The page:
For years I wanted to be a romance writer without actually doing much about it. I read ‘how to’ books and attended NZ romance writers’ conferences, then wrote a paragraph and rested until next year. I waited for it to become effortless but it never did. Once I decided to make a concerted effort it still took five years before SuperRomance bought my third completed manuscript.
The key lessons from the wilderness years were:
- Small writing goals are better than no writing goals – Thirty minutes at the computer does make a difference. Prolific author Nora Roberts says, You can fix a bad page but you can’t fix a blank page.
- The story is the only thing that will get you sold… concentrate on writing, and getting better at it.
- Finish a book. Writing beginnings won’t teach you how to write middles and endings.
- In romance, plot turning points need to be emotional. Base them on the characters’ greatest fears and values.
- You need craft, patience and practice to make the book in your head match the one on the page. Give yourself that time. It takes an average of five years and 4.5 manuscripts before romance authors get their first sale.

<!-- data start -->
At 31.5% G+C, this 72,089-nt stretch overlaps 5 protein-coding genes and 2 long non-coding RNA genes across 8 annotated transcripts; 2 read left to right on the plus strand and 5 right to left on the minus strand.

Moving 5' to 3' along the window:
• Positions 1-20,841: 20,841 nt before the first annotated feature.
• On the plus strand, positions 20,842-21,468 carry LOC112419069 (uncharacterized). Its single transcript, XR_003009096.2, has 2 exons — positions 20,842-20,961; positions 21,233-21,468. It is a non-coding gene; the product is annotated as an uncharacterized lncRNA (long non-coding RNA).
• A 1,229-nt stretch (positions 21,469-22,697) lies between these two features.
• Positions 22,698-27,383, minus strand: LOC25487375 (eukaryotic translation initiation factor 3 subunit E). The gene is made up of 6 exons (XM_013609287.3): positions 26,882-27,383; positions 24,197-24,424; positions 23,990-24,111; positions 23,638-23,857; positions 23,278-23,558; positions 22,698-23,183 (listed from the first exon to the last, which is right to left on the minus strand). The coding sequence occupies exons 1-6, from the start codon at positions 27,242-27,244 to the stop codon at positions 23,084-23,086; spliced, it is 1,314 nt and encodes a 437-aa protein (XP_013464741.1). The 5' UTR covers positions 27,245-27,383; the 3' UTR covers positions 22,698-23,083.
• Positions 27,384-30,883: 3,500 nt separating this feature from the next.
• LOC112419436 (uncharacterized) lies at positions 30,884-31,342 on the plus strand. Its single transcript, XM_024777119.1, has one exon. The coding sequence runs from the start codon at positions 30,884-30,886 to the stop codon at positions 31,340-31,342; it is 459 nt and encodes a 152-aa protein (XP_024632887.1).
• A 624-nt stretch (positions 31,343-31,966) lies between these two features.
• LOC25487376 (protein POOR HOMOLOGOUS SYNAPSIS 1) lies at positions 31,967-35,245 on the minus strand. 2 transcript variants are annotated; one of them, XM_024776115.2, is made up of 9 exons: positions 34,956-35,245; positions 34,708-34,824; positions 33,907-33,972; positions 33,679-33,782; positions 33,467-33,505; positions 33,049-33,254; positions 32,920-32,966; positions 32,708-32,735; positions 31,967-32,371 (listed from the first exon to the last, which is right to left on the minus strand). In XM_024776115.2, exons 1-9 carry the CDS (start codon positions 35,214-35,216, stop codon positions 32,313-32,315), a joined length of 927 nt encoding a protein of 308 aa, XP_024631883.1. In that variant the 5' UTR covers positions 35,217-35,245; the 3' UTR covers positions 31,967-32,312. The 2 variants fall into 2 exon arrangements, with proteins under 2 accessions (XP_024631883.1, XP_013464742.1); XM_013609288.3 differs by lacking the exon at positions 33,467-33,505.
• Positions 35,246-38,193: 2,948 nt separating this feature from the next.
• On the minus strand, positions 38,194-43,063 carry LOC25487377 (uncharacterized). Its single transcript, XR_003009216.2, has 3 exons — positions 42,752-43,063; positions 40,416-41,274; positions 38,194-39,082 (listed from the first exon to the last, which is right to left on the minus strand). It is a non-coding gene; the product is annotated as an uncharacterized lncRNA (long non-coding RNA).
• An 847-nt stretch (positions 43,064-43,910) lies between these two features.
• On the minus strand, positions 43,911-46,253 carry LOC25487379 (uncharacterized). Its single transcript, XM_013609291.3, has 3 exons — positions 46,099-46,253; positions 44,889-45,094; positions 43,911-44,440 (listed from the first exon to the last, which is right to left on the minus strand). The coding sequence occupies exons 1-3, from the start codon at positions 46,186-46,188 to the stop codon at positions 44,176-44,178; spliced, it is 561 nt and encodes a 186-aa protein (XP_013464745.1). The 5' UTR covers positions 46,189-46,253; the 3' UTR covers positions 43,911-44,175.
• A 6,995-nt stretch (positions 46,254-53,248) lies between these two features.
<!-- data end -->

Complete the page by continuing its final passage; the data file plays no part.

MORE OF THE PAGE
- Take the heat off yourself and accept you’re going to get rejected. Everyone does. It’s not personal.
- Never give up on a book. Use advice you receive from rejections or contest judges to keep improving it. If you’ve exhausted every avenue put it aside. As you become a better writer you will see how to fix it. Or the market may change and become more receptive to that story.
- Studies have shown that perseverance, endurance and hard work are as important as ability and creativity in gauging future success.
- Competitions are a microcosm of publishing – they help you get used to having your work read, and teach you how to handle rejection and act on constructive criticism.
- Keep a life going in tandem with your writing. Your family will like it and it will help you keep rejections in perspective.
- Remember – you’re doing this for FUN.
Favorite craft books
- Techniques of the Selling Writer by Dwight Swain
- Writing the Breakout Novel by Donald Maass
- On Writing by Stephen King
- Bird by Bird by Anne Lamott
- The Elements of Style by Strunk and White
- Heroes and Heroines by Cowden, LaFever, Vivers
- The Writer’s Journey by Christopher Vogler
- Story by Robert McKee